The Dogs of Winter

Managers should know their own position – at least that is the theory – and for sure Stuart McCall seems to have started to learn a lesson about his position holding the Bradford City midfield together.

As he wakes this morning McCall has his first win as Bradford City manager in eight games – a 2-1 victory over Chester City – and when pieces fall together one hopes the correlation between the return of Paul Evans and his pairing with the industrious Eddie Johnson and the spirited Nicky Law will not be lost. McCall put out a midfield with a remit to work hard and keep the ball and the desire to do both seldom flagged.

It is impossible to under estimate the impact that the return of Evans has had on the side. As an engine in the midfield he equals McCall in spirit if not ability and as an exemplar to the rest of the Bantams he should be lauded from the rooftops of Manningham. If every player in the side showed the effort that Evans puts in – playing every ball as if it were his last kick in the profession – then we would see more performances like Omar Daley’s best of the season last night.

With engines engaged the likes of Daley – shifted to a forward role for long periods last night to allow a tight midfield four of Johnson, Evans, Law and Nix to control the game – improved immeasurably. Daley’s opening goal – a screamer from distance – had been coming for some time and arrived with an implicit challenge for McCall to raise the levels of the winger’s performance that high on a weekly basis.

Confidence is the key – it normally is – and City seemed to bloom with the confidence of having the ball courtesy of the ball winning midfield. With some control of the game and the returning Peter Thorne intelligently holding the line confidence started to flow through the team. Passing movements – lost in recent months returned – and Paul Heckingbottom and Kyle Nix began to craft chances on the flank which built to a corner which resulted in a clumsy tackle by Mark Hughes on Eddie Johnson after the City man had stepped around him and a penalty that – curiously – Young Nicky Law decided to take and took weakly for keeper John Danby to save. I always admire a player who has the cahoonas to take a penalty but like David Batty circa 98 before him I’ll never understand why non-goal getting midfielders take the job on.

Law’s weak attempt was but a memory after Omar Daley gave City the lead that first half deserved – and let us not forget the context of the 19 of 21 points Chester City had picked up on the road – and even a curiously given second half penalty against Matthew Clarke for fouling Kevin Ellison on the edge of the box could not dent City’s gathering of a win.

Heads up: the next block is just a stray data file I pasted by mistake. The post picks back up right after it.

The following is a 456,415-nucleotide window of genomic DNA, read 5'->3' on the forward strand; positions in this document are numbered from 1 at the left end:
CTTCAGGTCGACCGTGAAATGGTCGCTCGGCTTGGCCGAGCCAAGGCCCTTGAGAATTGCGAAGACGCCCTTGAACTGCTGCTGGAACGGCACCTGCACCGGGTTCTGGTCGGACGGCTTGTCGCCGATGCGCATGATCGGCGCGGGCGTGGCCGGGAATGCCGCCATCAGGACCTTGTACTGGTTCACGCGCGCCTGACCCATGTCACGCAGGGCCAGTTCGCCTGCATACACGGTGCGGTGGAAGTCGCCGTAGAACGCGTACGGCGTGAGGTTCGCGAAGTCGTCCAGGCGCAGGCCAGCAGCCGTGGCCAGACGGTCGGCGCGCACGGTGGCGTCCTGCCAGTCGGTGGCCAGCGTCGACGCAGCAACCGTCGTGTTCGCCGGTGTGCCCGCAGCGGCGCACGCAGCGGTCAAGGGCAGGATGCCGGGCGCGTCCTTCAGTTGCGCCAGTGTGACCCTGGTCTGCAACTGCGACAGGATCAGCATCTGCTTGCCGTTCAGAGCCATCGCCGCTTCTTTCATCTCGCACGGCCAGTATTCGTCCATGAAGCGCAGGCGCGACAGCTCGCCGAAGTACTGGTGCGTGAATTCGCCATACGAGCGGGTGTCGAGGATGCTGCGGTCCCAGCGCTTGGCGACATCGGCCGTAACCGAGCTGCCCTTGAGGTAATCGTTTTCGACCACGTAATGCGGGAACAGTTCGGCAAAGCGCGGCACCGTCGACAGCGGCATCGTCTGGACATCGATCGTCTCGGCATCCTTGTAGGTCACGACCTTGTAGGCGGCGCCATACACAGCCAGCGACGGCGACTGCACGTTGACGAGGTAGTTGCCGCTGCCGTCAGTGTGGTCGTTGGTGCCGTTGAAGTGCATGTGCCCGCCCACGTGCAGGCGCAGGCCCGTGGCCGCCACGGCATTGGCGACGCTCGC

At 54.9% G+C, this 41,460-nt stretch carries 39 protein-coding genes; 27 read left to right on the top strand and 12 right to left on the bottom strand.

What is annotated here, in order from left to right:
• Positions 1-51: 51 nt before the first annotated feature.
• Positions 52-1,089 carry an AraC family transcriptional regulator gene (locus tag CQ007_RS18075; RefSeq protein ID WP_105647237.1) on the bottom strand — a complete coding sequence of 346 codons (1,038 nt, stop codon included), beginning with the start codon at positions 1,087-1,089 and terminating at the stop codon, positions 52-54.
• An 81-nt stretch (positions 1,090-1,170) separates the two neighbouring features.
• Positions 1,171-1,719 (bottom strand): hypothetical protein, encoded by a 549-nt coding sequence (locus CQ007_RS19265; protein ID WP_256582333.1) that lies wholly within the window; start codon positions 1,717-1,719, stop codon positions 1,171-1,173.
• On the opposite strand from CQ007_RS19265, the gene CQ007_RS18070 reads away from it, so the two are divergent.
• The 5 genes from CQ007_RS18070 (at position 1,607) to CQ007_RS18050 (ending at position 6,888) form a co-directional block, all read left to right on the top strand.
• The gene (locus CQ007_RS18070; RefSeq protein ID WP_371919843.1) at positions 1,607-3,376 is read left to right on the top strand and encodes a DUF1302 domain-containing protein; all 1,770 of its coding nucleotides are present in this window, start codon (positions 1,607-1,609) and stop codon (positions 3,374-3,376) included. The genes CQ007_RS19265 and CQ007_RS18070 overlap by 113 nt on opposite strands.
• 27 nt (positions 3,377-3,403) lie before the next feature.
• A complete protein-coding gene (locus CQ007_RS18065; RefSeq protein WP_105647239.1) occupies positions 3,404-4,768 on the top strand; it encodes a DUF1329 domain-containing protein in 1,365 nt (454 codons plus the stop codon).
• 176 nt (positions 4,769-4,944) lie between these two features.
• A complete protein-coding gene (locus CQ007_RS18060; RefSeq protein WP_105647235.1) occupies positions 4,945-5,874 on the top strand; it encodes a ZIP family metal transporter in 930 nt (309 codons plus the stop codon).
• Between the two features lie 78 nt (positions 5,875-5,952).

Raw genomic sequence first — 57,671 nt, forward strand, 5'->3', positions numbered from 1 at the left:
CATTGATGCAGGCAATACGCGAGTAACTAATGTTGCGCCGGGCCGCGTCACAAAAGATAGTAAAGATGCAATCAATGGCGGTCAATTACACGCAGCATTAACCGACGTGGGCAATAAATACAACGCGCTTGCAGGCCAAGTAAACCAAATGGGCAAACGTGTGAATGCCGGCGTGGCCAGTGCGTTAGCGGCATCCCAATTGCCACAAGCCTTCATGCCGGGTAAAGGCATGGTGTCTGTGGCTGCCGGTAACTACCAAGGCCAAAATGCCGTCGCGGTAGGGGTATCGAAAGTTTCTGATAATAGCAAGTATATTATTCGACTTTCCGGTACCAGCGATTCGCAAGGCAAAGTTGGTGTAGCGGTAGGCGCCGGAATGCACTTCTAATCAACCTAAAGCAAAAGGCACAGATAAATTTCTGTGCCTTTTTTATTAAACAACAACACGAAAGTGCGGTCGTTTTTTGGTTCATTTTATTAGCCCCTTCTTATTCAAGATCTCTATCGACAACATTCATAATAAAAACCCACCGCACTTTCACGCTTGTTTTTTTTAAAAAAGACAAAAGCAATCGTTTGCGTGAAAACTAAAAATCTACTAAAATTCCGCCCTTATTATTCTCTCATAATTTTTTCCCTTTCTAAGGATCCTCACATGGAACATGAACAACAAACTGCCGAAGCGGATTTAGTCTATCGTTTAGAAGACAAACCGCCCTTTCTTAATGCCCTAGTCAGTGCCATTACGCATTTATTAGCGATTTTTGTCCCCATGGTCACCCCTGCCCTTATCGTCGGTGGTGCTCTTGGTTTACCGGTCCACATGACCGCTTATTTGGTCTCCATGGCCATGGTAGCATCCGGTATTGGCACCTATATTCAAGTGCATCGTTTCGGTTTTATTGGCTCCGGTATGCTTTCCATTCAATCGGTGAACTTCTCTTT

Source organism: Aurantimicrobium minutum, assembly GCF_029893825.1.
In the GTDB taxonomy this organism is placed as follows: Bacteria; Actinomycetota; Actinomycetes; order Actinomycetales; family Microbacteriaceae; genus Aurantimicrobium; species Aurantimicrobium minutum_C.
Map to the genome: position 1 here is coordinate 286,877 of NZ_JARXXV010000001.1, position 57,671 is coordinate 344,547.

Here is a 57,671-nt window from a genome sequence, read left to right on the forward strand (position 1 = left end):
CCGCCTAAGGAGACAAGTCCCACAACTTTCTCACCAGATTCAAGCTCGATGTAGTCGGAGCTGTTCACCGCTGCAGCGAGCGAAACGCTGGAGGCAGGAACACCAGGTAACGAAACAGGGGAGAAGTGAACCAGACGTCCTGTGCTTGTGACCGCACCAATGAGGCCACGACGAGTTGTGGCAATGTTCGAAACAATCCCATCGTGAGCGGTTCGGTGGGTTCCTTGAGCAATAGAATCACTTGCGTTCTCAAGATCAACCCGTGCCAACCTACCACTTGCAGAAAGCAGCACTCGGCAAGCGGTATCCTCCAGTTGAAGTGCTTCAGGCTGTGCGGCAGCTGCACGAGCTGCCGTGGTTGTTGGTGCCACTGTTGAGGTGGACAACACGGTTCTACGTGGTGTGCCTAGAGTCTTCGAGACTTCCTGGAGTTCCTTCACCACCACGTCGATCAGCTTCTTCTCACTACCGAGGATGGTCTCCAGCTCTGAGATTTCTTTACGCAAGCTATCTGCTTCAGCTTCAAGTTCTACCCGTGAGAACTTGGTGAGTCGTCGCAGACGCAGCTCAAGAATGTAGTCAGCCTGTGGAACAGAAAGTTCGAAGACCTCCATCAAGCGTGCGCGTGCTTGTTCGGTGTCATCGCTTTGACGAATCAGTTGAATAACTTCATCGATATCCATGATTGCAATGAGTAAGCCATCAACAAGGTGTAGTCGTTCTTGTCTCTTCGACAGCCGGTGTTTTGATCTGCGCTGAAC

The foul seemed a mirror of a free kick given against Chester for a foul on Thorne in the first half and one supposes the Ref Andy Hall saw a significant difference in the two but the sense that justice was done when Donovan Ricketts saved the spot kick was clear. Ricketts deserved it on his return.

A mention also for Matthew Clarke for whom Mark Bower was dropped and who provided the pace and power that allowed a more able display from David Wetherall with the older man’s pace problems less readily exposed and the younger man’s presence working well.

Nevertheless despite increasing second half pressure and a rather bizarre switch of Law and Johnson which seemed to nullify both Wetherall and Clarke will have more busy evenings.

Alex Rhodes made the result sure with a run that probably included a bit of the stands as well as the left wing so far out it seemed but that did not seem to matter when Rhodes finished off the move with a smart finish. Two minutes later Kevin Ellison made it interesting with a diving header that seemed a good way offside – League Two Referees have a way of levelling things out – but the final whistle came and McCall had that much awaited win.

From the win though come the lessons. The passion that Paul Evans brought to the team raised the games of many around him – as McCall did for City – and as with the ginger midfielder’s ball winning of old the more that the Bantams had the ball the more chances came. Perhaps the real lesson is that while Stuart could perform the role solo it takes two men to replace him.